Mental Health and the Courts

Thursday, 19 July 2018: 17:30-19:20
RC15 Sociology of Health (host committee)

Language: English

Mental health diagnoses carry different power in different sites; none may be more problematic than within the legal system. Diagnoses of schiziphrenia or substance use disorder can impact ones access to employment, self determination, and parental rights. Other conditions, such as personality disorders may be less well-understood by courts and less impactful, regardless of empirical evidence of their relevance. Nonetheless, diagnoses can be used as labels or accusations for the purposes of name-calling, or disregarded entirely by a system untrained in their sometimes relevance. This session will focus on the intersection of mental health diagnoses and legal systems, with an emphasis on the power dynamics and consequences for various actors. Research which addreses children's rights, intersectional inequalities or offer empirical or theoretical insights will be especially welcomed, though the call is open to all related topics.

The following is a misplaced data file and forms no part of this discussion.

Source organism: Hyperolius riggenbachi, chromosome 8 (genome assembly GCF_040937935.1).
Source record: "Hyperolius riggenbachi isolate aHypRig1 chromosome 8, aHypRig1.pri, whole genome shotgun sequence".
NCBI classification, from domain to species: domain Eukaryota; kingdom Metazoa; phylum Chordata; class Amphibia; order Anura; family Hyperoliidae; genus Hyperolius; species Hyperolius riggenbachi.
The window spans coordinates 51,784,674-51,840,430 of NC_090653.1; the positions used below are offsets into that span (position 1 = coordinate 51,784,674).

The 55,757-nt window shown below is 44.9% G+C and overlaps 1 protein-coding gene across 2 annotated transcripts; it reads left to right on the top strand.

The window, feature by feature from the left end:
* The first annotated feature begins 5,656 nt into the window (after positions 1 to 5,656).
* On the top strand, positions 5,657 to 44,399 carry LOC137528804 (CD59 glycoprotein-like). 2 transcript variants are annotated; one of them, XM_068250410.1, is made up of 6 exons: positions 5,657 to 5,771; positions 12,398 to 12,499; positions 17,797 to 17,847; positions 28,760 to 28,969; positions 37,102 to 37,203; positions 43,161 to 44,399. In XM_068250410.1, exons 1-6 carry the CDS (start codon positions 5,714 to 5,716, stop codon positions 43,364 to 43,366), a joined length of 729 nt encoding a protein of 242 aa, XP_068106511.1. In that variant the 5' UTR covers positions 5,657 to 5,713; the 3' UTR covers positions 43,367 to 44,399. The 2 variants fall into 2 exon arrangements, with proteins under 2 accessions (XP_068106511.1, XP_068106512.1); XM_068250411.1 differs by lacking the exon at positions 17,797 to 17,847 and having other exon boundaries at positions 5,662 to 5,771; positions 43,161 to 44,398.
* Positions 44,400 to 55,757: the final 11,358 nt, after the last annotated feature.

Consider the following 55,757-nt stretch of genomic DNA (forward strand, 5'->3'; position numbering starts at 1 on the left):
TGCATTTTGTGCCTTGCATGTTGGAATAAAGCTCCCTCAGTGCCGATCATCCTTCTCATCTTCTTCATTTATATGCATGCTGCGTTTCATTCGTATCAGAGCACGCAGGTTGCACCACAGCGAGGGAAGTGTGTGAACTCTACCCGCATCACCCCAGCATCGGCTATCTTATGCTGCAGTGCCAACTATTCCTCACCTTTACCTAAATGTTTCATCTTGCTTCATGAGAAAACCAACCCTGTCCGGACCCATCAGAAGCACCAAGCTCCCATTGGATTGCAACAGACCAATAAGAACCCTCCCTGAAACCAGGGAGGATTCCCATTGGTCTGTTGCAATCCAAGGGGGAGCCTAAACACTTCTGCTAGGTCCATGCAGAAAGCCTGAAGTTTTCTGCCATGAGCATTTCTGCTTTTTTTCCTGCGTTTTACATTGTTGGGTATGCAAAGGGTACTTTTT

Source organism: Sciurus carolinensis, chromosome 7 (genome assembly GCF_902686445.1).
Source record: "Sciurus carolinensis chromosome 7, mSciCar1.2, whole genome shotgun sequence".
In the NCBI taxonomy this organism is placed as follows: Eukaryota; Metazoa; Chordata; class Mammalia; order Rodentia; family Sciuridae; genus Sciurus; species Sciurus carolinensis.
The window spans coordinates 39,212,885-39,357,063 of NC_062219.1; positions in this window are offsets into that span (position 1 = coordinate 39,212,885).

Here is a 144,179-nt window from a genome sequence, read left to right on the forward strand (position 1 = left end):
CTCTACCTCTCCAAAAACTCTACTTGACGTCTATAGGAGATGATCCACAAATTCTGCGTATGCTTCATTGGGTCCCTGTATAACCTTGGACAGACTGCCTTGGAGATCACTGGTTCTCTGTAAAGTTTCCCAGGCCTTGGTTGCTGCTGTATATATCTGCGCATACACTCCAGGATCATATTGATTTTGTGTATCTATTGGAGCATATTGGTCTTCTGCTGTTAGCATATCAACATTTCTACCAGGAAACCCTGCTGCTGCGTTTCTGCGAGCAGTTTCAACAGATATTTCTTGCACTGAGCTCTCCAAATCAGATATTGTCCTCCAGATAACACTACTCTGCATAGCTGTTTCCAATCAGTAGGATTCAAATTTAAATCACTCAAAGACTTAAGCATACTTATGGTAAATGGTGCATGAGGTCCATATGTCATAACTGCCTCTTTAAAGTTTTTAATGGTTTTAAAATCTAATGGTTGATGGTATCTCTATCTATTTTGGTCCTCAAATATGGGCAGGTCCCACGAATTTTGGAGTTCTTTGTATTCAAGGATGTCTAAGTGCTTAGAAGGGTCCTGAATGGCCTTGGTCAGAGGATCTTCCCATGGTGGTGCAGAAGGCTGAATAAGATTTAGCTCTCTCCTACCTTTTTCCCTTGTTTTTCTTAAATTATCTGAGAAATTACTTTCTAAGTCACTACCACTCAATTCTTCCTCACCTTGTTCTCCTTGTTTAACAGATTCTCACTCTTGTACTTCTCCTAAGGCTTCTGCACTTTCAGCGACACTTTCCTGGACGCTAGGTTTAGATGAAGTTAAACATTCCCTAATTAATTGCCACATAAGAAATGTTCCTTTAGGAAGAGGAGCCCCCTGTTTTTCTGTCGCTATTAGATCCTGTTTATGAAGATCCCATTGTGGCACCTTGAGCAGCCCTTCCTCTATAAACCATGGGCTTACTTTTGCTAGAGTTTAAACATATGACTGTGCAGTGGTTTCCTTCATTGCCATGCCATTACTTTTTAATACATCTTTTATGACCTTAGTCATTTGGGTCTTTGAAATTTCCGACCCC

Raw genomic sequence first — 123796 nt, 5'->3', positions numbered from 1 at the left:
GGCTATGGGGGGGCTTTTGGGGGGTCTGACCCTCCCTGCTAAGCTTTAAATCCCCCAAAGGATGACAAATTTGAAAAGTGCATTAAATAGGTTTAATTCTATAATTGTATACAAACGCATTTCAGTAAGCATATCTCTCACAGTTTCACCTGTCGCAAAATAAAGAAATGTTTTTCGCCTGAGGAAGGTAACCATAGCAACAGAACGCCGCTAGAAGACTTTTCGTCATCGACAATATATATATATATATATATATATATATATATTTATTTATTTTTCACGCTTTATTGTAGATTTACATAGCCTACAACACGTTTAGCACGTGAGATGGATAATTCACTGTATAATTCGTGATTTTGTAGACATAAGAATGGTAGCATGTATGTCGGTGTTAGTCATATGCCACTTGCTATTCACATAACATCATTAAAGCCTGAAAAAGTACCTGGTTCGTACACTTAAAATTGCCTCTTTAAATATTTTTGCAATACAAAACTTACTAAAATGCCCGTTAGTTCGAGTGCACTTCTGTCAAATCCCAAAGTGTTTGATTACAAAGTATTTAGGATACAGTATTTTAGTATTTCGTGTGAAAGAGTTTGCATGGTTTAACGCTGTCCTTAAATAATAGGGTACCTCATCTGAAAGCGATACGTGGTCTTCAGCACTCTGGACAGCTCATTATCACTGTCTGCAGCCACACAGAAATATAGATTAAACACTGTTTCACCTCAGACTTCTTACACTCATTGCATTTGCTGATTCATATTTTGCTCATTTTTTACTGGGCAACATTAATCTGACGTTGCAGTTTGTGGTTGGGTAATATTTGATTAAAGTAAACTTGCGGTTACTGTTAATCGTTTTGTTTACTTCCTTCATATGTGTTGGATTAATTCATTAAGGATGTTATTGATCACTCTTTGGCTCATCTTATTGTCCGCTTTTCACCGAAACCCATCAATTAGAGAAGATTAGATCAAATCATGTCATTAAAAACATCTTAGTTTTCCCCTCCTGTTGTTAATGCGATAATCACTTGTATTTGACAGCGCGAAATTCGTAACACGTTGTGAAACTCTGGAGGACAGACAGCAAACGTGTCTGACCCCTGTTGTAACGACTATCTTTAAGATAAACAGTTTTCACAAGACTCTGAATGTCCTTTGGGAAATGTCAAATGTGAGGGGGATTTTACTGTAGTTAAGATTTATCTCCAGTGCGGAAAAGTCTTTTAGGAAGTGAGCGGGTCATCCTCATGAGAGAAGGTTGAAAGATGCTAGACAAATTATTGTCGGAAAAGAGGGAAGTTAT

Session Organizer:
Sandra SULZER, Utah State University, USA
Jaqueline NEID-AVILA, Utah State University Extension, USA
Oral Presentations
Distributed Papers
Violence, Injustice and Discrimination in the Management of People Living with Mental Illness in Nigeria
Tomike OLAWANDE, Covenant University, Nigeria; Ayodele Samuel JEGEDE, University of Ibadan, Nigeria; Patrick EDEWOR, Covenant University, Nigeria; Lukman Tunde FASASI, University of Ibadan, Nigeria; Charles IRUONAGBE, Covenant University, Nigeria; Olasunkanmi Samuel OLAWANDE, Covenant University, Nigeria
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